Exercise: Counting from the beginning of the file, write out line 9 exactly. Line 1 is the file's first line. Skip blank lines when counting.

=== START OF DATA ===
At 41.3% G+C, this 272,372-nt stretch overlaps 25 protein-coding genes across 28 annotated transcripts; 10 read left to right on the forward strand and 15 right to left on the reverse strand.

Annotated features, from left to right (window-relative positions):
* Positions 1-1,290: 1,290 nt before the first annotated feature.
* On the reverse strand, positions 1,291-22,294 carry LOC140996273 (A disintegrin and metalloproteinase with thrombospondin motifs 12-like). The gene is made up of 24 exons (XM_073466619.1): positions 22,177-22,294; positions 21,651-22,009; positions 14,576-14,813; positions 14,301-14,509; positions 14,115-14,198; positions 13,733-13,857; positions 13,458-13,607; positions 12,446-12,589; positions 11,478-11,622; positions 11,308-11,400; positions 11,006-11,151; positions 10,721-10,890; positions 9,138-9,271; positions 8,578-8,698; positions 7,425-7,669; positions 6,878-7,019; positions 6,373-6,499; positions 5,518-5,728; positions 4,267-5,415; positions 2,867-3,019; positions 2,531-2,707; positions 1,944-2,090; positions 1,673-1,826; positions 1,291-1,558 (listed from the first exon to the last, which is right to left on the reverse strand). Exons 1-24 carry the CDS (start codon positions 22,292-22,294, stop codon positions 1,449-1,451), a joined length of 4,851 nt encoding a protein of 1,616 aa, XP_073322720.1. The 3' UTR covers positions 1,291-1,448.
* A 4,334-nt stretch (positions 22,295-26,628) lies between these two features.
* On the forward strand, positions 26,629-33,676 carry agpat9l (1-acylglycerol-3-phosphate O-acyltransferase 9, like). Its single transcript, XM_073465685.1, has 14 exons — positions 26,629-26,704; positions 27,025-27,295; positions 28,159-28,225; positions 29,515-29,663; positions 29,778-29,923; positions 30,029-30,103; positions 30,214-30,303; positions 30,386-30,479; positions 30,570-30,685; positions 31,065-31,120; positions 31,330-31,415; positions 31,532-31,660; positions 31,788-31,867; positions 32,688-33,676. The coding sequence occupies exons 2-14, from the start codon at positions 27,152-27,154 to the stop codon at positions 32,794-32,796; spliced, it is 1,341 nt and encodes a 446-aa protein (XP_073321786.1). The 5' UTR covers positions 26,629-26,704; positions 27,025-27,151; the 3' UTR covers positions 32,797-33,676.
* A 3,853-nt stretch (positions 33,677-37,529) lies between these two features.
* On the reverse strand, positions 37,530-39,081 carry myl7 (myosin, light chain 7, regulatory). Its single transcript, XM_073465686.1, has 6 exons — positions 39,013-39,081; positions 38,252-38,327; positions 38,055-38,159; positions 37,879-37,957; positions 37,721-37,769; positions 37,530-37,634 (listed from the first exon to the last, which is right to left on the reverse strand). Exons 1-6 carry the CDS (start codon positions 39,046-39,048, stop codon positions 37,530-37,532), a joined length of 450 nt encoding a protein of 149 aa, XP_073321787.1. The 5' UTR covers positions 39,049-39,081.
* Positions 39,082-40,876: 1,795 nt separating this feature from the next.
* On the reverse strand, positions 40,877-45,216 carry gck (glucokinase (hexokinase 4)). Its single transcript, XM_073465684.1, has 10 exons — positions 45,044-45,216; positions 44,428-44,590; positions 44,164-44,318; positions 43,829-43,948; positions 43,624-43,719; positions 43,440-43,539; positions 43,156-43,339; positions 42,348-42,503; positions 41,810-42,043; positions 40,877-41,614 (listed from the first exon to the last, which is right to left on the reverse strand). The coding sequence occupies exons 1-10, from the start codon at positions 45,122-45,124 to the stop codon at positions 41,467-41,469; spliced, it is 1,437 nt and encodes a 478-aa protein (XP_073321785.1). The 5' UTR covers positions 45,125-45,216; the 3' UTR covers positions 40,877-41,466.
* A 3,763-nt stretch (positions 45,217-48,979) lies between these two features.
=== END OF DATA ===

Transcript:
* Positions 39,082-40,876: 1,795 nt separating this feature from the next.